In Pillow 2.5, the default filter for has

`Image.thumbnail()`

been changed from `NEAREST`

to `ANTIALIAS`

. This filter was chosen for the reason that was repeatedly voiced above - the low quality of the remaining filters. In Pillow 2.7.0, the default filter is again changed, this time to `BICUBIC`

, because it is a little faster. In fact, Lanczos does not give any advantages after using the method `Image.draft()`

inside `Image.thumbnail()`

, which reduces the image using the library `libjpeg`

and uses supersampling rather than convolution for this .## Transpose Images

The new method

`Image.TRANSPOSE`

has been added for the function `Image.transpose()`

, in addition to the existing ones `FLIP_LEFT_RIGHT`

, `FLIP_TOP_BOTTOM`

, `ROTATE_90`

, `ROTATE_180`

, `ROTATE_270`

. `TRANSPOSE`

Is an algebraic transposition, i.e. reflection of the image relative to its main diagonal. Performance techniques

`ROTATE_90`

, `ROTATE_270`

and `TRANSPOSE`

it has been significantly increased for larger images that do not fit in the CPU cache. These three methods are united by the fact that in them pixels are taken from rows and placed in columns. Such a memory access pattern is very inefficient for large images, because the data manages to be forced out of the processor cache in one pass and must be reloaded from memory for the next pass.

In the new version, the image is divided into logical squares of 128 × 128 pixels in size, and pixel operations are performed sequentially within each square. This allows you to significantly reduce the distance that the processor travels on each line, as a result of which the data does not have time to be forced out of the cache (the memory required for one square is 64Kb).

## Gaussian Blur and Contour Sharpness

The implementation has

`ImageFilter.GaussianBlur`

been replaced by the consistent use of box filters. The new implementation is based on the article Theoretical foundations of Gaussian convolution by extended box filtering from the Mathematical Image Analysis Group. Since the implementation `ImageFilter.UnsharpMask`

is based on Gaussian blur, everything described in this section also applies to it.### Blur radius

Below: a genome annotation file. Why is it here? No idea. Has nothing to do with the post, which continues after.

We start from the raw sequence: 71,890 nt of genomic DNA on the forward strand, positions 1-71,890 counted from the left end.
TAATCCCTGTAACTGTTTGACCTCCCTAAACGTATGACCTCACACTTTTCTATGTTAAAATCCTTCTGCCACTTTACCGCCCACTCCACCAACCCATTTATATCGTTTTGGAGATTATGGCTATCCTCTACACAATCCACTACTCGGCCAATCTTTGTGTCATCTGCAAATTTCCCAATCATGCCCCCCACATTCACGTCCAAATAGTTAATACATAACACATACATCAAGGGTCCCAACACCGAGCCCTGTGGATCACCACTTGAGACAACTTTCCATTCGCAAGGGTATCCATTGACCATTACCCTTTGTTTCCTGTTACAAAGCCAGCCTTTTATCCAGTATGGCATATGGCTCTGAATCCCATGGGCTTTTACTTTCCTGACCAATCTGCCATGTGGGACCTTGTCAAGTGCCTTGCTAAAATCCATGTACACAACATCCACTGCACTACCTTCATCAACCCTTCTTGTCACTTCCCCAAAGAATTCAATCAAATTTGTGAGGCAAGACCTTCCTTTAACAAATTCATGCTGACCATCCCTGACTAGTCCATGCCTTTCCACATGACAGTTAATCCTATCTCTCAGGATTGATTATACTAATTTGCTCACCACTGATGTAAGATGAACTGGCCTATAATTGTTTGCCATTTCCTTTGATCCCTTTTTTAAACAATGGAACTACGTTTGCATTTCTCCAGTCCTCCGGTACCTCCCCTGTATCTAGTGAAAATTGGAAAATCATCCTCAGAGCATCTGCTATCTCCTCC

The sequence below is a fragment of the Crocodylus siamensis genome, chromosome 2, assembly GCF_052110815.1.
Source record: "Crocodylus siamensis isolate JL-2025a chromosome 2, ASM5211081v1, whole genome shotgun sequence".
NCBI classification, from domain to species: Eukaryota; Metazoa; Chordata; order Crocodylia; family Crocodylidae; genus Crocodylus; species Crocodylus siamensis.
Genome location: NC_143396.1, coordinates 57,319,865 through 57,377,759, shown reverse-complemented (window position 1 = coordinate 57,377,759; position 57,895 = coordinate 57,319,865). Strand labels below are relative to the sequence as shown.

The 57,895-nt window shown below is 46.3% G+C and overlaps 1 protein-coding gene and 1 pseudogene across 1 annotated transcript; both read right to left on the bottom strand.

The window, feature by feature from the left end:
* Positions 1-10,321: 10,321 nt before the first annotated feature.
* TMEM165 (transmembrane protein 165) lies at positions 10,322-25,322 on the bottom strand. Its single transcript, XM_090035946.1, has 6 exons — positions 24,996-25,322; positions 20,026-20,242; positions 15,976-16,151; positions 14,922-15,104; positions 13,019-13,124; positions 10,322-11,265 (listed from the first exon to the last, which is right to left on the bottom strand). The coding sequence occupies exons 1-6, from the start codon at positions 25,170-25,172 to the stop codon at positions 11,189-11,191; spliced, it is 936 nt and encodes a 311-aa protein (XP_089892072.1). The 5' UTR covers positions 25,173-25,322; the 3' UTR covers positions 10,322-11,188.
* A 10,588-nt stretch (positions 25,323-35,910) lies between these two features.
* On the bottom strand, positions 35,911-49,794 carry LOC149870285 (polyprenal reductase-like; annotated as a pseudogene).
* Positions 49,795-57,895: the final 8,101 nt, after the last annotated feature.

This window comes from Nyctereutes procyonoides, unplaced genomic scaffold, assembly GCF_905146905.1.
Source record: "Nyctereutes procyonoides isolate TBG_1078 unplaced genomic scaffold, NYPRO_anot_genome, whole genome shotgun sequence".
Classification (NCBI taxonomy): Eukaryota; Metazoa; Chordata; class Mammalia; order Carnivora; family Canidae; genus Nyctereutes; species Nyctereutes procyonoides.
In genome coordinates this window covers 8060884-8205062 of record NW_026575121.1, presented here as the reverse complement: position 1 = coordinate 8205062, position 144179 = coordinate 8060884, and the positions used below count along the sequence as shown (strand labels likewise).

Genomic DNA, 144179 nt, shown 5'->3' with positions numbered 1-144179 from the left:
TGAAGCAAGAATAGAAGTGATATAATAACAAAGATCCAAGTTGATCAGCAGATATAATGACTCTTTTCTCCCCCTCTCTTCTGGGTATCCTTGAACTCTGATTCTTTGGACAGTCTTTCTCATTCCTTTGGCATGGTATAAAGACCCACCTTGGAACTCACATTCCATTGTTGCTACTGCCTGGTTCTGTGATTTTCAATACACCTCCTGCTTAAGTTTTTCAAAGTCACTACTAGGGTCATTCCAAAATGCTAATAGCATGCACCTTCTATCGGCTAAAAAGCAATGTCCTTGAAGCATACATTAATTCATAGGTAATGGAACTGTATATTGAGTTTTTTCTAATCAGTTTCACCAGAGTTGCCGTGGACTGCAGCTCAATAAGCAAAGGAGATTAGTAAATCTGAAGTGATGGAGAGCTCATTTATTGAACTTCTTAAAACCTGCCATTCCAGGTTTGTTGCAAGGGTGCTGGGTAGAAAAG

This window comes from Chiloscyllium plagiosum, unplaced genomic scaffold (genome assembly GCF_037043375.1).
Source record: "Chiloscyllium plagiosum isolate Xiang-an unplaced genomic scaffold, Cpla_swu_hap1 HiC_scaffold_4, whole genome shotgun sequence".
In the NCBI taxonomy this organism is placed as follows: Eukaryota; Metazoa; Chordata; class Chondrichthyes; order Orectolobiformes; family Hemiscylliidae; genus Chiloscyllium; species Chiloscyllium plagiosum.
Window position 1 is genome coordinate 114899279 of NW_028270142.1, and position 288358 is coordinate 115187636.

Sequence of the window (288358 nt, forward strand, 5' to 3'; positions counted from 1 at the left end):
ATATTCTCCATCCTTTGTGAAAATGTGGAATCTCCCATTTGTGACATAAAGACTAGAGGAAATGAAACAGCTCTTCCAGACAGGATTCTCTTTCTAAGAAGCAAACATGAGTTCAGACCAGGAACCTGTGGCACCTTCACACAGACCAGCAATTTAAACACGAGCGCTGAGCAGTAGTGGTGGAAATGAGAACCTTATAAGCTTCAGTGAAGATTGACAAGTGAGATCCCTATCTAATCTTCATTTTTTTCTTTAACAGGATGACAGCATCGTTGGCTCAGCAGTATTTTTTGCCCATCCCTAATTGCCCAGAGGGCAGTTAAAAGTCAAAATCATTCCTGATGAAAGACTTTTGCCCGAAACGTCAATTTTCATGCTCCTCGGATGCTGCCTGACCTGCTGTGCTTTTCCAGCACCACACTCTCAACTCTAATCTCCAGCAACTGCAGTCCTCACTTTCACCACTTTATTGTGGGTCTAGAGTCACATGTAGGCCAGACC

There was a bug in previous versions of Pillow that caused the blur radius (Gaussian standard deviation) to actually set its diameter. Therefore, for example, to blur the image by a radius of 5, you had to specify a value of 10. The error was fixed, and now the value of the radius is interpreted in the same way as in the rest of the software.

If before that you used Gaussian blur with a certain radius, you need to divide its value by two.

### Blur performance

The calculation time of the box filter is constant relative to its radius and depends only on the size of the input image. Because the new implementation of Gaussian blur is based on a box filter; its calculation is also independent of the blur radius.

For a radius of 1 pixel, the new implementation works 5 times faster, for a radius of 10 - 18 times, for a radius of 50 - already 85 times. Your iOS 8-style designer should be pleased.

### Blur quality

Theoretically, with Gaussian blur, all points of the source with certain coefficients should participate in the calculation of each point of the final image. In practice, the coefficients of points beyond 3 × standard deviation are so small that there is no point in taking them into account.

The previous implementation took into account only pixels within a radius of 2 × standard deviation for each final pixel. This was not enough, so the quality was worse in comparison with other implementations of Gaussian blur.

Despite the fact that the new implementation is only a mathematical approximation, it does not contain such a bug.

On the left, the result of blurring with a radius of 5 in the previous version (taking into account the bug with doubling the radius), on the right - in the new one. The sharp edges of objects are visible on the left.

All these changes are already working on our servers. Thanks to them, we have improved the quality and speed of the API for processing images on the fly . We also implemented a quick bluer operation . But that is not all. We are preparing the next big step for Pillow, which we will announce a little later.